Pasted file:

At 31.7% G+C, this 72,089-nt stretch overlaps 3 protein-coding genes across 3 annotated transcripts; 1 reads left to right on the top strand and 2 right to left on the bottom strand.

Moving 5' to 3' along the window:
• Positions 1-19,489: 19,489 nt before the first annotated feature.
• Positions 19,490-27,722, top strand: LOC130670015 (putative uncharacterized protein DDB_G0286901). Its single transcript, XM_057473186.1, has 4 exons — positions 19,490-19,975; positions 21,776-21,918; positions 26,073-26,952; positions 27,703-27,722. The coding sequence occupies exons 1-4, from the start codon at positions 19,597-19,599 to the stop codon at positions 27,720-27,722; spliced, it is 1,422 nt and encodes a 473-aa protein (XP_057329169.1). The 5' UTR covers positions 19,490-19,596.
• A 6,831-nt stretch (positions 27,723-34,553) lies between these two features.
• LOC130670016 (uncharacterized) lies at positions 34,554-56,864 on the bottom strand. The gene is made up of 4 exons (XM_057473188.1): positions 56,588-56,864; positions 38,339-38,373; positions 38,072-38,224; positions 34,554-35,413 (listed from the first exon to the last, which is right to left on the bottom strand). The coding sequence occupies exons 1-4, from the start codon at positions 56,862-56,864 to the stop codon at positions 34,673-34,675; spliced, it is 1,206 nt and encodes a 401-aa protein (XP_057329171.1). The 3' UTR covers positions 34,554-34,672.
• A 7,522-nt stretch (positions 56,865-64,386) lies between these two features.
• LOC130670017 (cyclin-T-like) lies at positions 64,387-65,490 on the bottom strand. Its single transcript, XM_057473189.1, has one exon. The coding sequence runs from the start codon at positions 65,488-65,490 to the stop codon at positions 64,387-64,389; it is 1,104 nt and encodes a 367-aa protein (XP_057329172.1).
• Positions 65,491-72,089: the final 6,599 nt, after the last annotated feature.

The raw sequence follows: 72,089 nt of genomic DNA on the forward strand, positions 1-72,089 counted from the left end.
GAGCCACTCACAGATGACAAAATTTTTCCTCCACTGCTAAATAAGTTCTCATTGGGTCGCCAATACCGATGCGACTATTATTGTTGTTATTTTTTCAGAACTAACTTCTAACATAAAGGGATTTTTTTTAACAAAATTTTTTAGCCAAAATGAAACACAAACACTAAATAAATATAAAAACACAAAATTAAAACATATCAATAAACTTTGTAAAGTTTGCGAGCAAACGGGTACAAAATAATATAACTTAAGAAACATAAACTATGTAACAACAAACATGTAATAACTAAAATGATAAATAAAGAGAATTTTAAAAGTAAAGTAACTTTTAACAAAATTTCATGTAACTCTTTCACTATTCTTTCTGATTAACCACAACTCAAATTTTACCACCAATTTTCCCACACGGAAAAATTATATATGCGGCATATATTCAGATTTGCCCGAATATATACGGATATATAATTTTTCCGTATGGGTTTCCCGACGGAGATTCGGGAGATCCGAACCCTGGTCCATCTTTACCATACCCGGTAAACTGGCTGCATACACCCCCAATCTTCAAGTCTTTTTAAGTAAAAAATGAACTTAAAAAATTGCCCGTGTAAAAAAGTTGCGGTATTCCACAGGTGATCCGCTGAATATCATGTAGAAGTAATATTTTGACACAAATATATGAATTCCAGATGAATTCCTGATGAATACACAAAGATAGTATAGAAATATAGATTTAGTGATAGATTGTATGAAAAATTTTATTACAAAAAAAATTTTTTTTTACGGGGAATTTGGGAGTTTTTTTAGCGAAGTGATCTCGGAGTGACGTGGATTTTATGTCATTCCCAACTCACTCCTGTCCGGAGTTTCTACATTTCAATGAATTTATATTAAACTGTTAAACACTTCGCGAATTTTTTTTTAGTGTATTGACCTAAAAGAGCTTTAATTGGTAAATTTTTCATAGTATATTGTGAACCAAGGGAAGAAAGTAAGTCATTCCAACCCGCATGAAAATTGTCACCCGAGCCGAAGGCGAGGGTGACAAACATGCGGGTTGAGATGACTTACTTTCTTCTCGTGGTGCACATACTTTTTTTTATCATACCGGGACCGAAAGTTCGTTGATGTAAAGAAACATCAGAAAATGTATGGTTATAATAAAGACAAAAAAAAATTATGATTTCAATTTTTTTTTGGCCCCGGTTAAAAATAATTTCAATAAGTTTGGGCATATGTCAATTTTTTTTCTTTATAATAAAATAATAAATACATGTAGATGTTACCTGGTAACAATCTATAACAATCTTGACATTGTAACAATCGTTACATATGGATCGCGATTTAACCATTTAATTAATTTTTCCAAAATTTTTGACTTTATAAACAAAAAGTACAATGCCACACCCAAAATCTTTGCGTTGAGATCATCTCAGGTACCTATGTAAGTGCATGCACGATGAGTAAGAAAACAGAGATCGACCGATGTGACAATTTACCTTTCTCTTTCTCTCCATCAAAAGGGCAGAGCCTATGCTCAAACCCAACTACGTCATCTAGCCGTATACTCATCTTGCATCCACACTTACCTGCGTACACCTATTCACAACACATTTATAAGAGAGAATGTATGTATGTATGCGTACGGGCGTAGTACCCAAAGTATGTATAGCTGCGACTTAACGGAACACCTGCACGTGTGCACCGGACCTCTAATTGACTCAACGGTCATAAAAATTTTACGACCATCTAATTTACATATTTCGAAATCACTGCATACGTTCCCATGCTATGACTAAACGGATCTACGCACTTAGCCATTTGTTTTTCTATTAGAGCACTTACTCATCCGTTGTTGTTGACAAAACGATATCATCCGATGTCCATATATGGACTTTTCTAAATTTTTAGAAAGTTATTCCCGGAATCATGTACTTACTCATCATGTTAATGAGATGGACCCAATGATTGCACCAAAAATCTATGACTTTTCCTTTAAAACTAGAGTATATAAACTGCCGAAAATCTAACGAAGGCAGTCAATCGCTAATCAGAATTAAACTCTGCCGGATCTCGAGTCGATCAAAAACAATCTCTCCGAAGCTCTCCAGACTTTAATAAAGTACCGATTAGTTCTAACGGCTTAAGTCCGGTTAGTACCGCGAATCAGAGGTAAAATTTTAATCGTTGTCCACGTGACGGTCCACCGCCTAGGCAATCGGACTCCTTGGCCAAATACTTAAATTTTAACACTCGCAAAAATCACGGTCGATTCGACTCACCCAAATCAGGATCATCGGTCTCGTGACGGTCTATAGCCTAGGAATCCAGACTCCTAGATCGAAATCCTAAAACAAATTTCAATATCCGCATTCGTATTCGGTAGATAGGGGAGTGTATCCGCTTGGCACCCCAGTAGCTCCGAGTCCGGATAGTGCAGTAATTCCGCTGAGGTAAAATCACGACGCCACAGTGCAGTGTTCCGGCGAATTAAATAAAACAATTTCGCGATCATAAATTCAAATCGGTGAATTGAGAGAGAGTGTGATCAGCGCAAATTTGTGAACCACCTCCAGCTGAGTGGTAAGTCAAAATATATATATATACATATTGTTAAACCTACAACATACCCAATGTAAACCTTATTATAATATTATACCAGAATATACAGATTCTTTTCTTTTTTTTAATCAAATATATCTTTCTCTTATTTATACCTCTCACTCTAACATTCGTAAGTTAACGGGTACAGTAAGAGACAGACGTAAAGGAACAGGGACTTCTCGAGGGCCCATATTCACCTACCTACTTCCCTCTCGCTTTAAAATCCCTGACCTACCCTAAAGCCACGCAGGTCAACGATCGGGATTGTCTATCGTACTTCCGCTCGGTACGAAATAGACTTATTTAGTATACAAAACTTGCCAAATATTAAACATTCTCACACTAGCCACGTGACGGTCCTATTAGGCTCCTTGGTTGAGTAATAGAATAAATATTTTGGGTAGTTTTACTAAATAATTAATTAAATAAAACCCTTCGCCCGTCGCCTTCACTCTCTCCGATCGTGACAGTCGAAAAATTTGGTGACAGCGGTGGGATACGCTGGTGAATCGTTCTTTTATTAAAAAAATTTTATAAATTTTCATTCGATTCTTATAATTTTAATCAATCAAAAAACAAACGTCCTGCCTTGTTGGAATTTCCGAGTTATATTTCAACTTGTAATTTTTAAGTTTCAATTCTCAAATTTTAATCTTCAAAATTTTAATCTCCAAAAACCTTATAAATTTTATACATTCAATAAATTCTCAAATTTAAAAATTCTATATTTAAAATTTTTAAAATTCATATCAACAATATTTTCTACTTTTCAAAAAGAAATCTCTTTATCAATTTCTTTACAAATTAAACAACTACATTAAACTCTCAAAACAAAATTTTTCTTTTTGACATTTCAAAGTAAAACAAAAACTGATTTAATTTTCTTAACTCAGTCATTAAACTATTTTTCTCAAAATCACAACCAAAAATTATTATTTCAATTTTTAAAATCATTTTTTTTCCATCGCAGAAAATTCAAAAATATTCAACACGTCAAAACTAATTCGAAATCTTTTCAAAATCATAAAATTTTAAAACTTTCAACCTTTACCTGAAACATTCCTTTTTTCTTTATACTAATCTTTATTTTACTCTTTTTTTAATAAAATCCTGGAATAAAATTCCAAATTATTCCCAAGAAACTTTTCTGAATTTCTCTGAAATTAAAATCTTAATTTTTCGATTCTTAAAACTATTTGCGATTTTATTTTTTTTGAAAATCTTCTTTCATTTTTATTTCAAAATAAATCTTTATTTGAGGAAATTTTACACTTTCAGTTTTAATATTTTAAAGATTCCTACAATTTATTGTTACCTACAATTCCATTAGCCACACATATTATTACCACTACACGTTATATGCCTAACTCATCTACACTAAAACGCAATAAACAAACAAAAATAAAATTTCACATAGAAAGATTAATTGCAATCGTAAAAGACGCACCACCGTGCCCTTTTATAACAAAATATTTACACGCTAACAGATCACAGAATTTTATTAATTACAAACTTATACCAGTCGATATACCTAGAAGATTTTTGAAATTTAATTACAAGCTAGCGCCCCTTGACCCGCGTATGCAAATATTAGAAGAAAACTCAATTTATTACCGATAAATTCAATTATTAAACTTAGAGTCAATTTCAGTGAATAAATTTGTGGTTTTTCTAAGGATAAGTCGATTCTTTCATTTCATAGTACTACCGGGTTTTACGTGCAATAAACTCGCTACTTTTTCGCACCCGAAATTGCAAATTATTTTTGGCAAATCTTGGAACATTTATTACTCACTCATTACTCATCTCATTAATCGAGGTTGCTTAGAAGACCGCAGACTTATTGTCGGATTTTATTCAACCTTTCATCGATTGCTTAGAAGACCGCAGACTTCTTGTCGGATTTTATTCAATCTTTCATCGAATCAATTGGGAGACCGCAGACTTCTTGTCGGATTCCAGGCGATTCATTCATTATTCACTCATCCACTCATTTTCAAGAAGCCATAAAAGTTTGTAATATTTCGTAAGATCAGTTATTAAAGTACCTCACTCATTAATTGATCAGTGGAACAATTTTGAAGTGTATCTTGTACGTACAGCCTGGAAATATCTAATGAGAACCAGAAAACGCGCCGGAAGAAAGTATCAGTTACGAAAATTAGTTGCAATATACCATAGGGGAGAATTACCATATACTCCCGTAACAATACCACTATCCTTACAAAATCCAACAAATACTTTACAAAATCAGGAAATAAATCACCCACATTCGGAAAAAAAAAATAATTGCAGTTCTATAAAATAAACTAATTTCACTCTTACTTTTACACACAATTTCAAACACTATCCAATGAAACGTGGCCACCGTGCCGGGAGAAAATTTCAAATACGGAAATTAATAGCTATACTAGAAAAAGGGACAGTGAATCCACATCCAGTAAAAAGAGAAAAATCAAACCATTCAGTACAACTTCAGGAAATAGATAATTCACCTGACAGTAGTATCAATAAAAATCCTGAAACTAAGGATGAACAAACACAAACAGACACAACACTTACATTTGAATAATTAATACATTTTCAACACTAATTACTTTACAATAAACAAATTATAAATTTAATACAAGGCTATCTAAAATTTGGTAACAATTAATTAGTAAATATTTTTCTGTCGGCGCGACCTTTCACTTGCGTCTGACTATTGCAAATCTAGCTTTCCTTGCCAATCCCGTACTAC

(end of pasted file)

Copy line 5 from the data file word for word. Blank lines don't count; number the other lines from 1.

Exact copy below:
• A 6,831-nt stretch (positions 27,723-34,553) lies between these two features.